The Herschel Experiment


To perform a version of the experiment of 1800, in which a form of radiation other than visible light was discovered by the famous astronomer Sir Frederick William Herschel.


  • One glass prism (plastic prisms do not work well for this experiment)
  • Three alcohol thermometers
  • Black paint or a permanent black marker
  • Scissors or a prism stand
  • Cardboard box (photocopier paper box works well)
  • 1 blank sheet of white paper



Herschel discovered the existence of infrared light by passing sunlight through a glass prism in an experiment similar to the one we describe here. As sunlight passed through the prism, it was dispersed into a rainbow of colors called a spectrum. A spectrum contains all of the visible colors that make up sunlight. Herschel was interested in measuring the amount of heat in each color and used thermometers with blackened bulbs to measure the various color temperatures. He noticed that the temperature increased from the blue to the red part of the visible spectrum. He then placed a thermometer just beyond the red part of the spectrum in a region where there was no visible light and found that the temperature was even higher! Herschel realized that there must be another type of light beyond the red, which we cannot see. This type of light became known as infrared. Infra is derived from the Latin word for "below." Although the procedure for this activity is slightly different than Herschel's original experiment, you should obtain similar results. For more background information, see Herschel's Experiment.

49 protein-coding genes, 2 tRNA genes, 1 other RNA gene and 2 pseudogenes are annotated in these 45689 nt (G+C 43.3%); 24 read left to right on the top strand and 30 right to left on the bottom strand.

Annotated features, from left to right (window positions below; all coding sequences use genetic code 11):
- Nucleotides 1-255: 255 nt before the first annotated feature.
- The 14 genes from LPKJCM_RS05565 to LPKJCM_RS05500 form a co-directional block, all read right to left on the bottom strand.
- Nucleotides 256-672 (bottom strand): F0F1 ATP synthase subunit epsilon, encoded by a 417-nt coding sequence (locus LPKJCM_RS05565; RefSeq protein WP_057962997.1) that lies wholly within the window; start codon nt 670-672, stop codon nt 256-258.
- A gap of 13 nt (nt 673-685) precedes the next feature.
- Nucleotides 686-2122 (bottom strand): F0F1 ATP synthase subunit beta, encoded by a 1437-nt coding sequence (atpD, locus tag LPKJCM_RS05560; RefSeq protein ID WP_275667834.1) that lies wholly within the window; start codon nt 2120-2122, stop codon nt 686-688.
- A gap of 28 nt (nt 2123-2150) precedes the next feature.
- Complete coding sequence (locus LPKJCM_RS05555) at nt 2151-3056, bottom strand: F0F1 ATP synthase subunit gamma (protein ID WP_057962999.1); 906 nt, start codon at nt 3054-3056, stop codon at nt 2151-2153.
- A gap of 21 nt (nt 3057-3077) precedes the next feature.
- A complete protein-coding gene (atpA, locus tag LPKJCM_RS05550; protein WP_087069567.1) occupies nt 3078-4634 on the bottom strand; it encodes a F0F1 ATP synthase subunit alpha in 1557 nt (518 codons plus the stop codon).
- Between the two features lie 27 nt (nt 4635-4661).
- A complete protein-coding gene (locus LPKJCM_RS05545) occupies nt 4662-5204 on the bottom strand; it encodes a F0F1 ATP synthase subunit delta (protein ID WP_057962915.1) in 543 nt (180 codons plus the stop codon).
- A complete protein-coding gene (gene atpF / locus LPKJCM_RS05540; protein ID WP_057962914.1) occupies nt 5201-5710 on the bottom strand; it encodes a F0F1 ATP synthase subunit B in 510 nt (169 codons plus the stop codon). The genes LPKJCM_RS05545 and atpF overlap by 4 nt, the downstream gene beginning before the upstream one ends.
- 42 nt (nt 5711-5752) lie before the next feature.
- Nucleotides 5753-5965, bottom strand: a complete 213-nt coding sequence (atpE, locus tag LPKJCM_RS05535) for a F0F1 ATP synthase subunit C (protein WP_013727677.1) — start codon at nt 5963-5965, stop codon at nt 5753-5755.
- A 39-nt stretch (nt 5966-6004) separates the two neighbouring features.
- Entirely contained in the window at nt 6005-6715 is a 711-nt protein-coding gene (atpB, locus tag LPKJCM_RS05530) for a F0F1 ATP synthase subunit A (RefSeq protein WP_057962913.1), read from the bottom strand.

Figure 1: Herschel Experiment setup


You will need to blacken the thermometer bulbs to make the experiment work effectively. One way to do this is to paint the bulbs with black paint, covering each bulb with about the same amount of paint. Alternatively, you can also blacken the bulbs using a permanent black marker. (Note: the painted bulbs tend to produce better results.) The bulbs of the thermometers are blackened in order to better absorb heat. After the paint or marker ink has completely dried on the thermometer bulbs, tape the thermometers together such that the temperature scales line up as in Figure 1.

A teacher who tried this experiment, C. Zetie, also shared the following note: "If you are using low-priced classroom thermometers, you may have to calibrate them to get consistent readings between thermometers. For example, compare them in the shade to a higher quality thermometer, or if none available, to a room thermostat, which will generally be accurate to within 1 degree. If you are using card-mounted thermometers, you can mark the correction for each thermometer directly on the card. This will ensure consistent readings within each experiment as well as between students."


Figure 2: Herschel Experiment prism setup

The experiment should be conducted outdoors on a sunny day. Variable cloud conditions, such as patchy cumulus clouds or heavy haze will diminish your results. The setup for the experiment is depicted in Figure 1. Begin by placing the white sheet of paper flat in the bottom of the cardboard box. The next step requires you to carefully attach the glass prism near the top (Sun-facing) edge of the box.